Style and Technique

(Comprehensive Guide to Short Stories, Critical Edition)

While giving serious treatment to the relationship between reality and fantasy, “Gogol’s Wife” also bitterly parodies literary biography. Through use of the first-person point of view, in the persona of Foma Paskalovitch, the biographer of Nikolai Gogol, Landolfi mimics and exaggerates what he regarded as the sensationalism inherent in biographical studies. From the outset, Paskalovitch dons an exaggerated fastidiousness that interferes with more than it assists in the “biography.” There is the regular intrusion of such phrases as “I should specify,” “perhaps I should say at once,” “let us not mince matters,” and “as my readers will already have understood.” With this fastidiousness is also suggested a fawning admiration of his subject, expressed by means of ill-timed references to Gogol’s genius, usually juxtaposed with lurid or sensational details about the balloon-wife.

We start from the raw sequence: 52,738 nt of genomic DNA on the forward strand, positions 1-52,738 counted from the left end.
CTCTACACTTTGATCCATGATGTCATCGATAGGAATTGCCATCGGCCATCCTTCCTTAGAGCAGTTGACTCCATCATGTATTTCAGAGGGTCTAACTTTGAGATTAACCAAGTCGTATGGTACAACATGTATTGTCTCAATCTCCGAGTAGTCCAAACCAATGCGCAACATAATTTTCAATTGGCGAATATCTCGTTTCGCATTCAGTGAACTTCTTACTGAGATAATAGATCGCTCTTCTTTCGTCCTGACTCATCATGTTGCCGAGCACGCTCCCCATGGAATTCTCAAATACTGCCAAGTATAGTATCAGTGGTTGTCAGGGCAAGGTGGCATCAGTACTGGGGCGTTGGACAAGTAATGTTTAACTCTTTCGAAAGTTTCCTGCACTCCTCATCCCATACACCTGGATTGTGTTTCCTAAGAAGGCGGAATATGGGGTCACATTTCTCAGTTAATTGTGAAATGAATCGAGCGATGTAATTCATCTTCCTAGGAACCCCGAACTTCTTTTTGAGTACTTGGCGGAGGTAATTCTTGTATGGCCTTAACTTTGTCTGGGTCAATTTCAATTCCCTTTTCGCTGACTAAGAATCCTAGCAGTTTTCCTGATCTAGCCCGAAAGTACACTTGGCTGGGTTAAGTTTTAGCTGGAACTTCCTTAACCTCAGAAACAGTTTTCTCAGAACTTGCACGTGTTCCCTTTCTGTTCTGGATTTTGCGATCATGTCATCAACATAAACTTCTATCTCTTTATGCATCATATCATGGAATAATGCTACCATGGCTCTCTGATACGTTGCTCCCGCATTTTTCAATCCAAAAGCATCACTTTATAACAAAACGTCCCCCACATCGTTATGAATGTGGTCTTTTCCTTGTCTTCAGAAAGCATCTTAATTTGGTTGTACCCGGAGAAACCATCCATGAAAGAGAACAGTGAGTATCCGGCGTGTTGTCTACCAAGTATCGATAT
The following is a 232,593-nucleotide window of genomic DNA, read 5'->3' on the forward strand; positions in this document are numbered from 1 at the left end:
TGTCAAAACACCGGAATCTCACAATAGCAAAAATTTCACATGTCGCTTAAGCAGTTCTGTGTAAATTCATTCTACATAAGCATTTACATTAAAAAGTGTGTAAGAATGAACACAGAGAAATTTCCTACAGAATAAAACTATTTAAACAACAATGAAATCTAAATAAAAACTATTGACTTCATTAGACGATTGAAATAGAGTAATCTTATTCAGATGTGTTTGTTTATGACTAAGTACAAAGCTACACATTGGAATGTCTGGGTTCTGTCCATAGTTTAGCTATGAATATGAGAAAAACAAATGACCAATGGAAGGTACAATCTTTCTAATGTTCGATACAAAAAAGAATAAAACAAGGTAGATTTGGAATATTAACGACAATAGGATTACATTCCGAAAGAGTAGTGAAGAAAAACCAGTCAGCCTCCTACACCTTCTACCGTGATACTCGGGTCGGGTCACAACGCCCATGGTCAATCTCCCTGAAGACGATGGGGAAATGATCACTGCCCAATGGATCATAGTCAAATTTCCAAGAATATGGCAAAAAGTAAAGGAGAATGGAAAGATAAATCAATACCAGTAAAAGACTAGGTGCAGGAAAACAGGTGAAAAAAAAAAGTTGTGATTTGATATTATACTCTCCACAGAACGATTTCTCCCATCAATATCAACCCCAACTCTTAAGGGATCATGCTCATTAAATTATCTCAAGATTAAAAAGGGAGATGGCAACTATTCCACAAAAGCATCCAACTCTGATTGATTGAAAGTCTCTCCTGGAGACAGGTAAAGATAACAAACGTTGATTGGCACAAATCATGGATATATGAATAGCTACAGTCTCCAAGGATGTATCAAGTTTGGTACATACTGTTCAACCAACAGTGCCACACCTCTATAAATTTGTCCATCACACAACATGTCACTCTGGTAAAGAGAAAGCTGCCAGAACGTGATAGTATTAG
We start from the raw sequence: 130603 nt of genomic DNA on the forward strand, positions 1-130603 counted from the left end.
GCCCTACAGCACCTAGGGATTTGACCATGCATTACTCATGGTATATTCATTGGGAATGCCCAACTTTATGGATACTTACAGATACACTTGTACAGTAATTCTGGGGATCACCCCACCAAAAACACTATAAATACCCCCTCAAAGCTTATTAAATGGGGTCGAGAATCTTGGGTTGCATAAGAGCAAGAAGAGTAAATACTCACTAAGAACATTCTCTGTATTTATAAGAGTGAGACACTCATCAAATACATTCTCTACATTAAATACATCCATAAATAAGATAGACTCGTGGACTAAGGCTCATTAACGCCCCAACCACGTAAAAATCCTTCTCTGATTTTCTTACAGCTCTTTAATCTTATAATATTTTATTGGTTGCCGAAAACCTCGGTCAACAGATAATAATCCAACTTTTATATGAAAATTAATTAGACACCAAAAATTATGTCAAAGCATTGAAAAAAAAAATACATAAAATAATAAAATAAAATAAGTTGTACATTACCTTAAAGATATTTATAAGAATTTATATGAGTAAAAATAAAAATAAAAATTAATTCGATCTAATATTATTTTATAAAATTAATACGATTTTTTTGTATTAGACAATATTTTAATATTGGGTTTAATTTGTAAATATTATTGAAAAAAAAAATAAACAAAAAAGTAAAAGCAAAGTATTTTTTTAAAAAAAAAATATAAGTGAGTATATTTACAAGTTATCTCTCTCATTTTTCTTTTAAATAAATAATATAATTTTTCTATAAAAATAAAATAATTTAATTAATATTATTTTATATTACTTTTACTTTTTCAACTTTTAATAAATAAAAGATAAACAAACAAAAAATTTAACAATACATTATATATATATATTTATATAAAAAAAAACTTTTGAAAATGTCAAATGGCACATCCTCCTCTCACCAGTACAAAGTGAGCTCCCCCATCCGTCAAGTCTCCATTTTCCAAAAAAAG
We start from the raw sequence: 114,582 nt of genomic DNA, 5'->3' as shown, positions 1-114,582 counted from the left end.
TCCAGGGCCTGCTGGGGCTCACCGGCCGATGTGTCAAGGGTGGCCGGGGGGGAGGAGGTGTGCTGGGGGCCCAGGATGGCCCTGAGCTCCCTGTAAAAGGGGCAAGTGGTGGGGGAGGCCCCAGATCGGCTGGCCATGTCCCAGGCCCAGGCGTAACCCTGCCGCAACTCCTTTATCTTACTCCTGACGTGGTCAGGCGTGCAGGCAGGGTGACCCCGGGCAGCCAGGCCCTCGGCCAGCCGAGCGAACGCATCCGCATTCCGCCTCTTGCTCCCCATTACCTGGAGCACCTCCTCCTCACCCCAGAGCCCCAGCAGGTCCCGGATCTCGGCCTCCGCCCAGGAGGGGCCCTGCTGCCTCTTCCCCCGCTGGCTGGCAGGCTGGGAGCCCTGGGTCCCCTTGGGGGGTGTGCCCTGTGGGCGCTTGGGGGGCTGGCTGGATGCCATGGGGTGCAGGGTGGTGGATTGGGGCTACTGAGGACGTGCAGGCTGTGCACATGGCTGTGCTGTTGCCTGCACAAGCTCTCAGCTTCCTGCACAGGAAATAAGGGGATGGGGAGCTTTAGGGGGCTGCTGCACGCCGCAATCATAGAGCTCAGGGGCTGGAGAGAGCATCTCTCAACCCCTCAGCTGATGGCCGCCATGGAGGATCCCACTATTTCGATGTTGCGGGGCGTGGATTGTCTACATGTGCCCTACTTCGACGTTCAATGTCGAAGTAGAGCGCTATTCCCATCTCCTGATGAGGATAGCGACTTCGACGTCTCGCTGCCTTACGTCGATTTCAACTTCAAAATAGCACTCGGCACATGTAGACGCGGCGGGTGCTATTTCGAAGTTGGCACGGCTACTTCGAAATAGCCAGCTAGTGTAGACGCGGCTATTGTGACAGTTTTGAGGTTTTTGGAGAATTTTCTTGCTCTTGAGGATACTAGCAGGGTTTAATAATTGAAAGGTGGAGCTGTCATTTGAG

The biographer’s interest in the lurid details of the balloon-wife maintain the atmosphere of sensationalism at a high pitch. Thus, much detail is offered in the treatment of the doll’s genitalia, in the valves at the back of its throat and anal sphincter, in Caracas’s private room, with its Oriental decor. When the biographer notes that he was eyewitness to the dramatic end of the affair, he is quick to exclaim, “Would that I had not been!”

Landolfi pokes fun at the sensationalism most pointedly, however, through the biographer’s use...

(The entire section is 495 words.)